"Other horses have had scopolamine, but below the screening level and therefore have not tested positive," he said in a written response.
The California Racing Council, along with the equestrian industry as a whole, has been under fire for the death of 30 racing horses on December 26 in Santa Anita Park. The Los Angeles District Attorney is investigating the death, and the state legislature is holding hearings and discussing changes to improve how horses are treated and tracked.
The Statutes of California do not prohibit the appointment of active horse owners to the regulatory board that oversees the sport. Beyond the relationship between the owner and the coach of the chairman with Baffert, the board's vice chairman, Madeline Auerbach, and another commissioner, Denis Alfieri, are coaches and jockeys in California.
Joe Goreec, former chairman of the Association of Race Commissioners The International Trade Group of Industry Commissioners, said the system is doomed to fail in California and other states where the Regulations work with the people who are there for the police.
"Minimum bans must exclude active horse owners, coaches, ranchers and jockeys, or anyone else who makes a profit from business, on commission," said Gorayets, who was executive director of the Indiana Equestrian Commission. "Commissioners must be barred from betting in the country in which they serve."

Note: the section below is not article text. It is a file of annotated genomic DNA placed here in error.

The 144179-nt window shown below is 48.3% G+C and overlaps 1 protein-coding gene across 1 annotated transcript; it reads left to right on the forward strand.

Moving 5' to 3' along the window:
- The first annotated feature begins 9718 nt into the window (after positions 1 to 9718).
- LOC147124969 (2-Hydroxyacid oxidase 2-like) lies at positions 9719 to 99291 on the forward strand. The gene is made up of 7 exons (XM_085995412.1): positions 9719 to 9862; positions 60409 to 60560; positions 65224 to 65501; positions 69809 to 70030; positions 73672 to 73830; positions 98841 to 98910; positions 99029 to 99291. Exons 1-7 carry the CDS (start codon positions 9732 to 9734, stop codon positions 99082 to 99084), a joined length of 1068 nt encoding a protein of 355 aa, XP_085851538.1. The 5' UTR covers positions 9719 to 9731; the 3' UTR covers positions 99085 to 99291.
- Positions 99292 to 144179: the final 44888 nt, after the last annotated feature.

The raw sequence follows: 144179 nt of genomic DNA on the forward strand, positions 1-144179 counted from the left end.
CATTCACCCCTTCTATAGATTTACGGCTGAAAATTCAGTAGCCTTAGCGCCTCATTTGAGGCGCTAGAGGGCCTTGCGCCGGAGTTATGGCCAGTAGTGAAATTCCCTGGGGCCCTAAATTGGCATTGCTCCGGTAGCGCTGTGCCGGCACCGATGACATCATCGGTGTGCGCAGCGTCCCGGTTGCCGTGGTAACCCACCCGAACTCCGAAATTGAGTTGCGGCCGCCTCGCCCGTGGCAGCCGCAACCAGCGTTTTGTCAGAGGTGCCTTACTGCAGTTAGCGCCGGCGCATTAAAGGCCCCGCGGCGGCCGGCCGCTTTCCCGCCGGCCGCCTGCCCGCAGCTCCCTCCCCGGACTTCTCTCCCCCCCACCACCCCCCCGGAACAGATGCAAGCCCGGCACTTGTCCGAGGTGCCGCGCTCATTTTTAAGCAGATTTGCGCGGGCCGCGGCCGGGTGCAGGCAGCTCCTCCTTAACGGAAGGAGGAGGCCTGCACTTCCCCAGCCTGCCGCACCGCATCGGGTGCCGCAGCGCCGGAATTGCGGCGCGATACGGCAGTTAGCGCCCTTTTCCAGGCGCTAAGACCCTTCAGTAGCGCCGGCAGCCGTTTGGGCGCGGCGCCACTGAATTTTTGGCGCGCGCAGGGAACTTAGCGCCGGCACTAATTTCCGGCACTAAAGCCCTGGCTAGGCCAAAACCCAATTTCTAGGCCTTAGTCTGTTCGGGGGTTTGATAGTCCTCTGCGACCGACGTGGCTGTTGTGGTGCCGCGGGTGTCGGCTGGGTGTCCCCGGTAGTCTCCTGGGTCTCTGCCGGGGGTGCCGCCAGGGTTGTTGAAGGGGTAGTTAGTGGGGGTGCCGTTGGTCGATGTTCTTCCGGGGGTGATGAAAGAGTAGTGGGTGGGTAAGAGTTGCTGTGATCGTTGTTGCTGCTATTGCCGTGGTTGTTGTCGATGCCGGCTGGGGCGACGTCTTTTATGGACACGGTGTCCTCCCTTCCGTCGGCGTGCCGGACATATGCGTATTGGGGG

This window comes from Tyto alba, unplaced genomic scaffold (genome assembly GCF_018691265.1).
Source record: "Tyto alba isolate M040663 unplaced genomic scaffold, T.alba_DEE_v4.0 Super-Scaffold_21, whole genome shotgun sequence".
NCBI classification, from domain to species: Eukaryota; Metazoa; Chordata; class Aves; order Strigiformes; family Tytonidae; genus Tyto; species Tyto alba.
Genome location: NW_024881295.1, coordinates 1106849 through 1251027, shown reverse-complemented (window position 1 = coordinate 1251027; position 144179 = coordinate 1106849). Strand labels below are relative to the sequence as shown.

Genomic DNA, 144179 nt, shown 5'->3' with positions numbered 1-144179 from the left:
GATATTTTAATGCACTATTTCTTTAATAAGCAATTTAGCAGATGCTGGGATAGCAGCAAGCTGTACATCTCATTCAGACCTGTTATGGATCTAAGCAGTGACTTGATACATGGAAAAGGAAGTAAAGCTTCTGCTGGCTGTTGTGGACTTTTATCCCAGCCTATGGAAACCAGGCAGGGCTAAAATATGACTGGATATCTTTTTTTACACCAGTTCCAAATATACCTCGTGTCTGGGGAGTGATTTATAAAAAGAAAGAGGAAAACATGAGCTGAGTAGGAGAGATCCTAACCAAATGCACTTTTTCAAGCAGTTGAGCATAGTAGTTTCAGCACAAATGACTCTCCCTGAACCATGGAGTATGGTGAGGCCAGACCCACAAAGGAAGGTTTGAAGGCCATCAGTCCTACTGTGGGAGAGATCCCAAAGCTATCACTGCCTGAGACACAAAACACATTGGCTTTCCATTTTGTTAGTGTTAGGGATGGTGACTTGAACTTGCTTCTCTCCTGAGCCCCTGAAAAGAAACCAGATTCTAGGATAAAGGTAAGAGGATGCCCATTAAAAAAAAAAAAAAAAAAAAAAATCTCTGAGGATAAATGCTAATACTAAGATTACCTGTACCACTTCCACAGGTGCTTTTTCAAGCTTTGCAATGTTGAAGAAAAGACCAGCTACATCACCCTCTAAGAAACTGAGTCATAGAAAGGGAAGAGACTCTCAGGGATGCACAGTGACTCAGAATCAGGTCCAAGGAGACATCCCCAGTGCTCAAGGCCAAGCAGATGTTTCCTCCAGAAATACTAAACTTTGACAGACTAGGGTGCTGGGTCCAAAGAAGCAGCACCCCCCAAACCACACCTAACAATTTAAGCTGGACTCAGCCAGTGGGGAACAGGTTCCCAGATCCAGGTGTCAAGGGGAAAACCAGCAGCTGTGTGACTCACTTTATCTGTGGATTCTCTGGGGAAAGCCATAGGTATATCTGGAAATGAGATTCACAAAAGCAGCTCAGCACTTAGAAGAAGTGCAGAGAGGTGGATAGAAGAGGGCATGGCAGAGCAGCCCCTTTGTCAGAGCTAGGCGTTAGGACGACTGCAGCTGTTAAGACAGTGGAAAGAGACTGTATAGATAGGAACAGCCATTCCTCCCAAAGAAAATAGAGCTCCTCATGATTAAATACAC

In the months that followed the decision to dismiss Justify, the race committee moved to to reduce the penalty for scopolamine violations from disqualification and withdrawal
Badeker said regulators were considering moving to a lower standard. He said that the plan was to appeal the lower classification if the matter came up before the hearing .
"Our employees have failed to make these changes to the board – we acknowledge that," he said.
Baffert has undergone previous regulatory procedures in California
In 2013, after seven horses of his care had died over a period of 16 months, he was the subject of a report on board that revealed that he had each a horse in his stable thyroid hormone without checking if any of them have thyroid problems.
Buffert told the researchers that he believed the drug would help "gain" his horses, although the drug was usually associated with weight loss. In this case, no evidence was found in the council report "that C.H.R.B. rules or regulations have been violated. "
In r etude, Excuse your partners as often as three times a day. Coolmore, the international breeding concern that bought Justify breeding rights, receives as much as $ 150,000 for mating, or $ 450,000 a day for a five-month breeding season. This means that Coolmore has already paid back its $ 60 million investment.
Justify is currently in Australia. The owners there are staged mares hoping to get what must be the perfect seed from the perfect racehorse.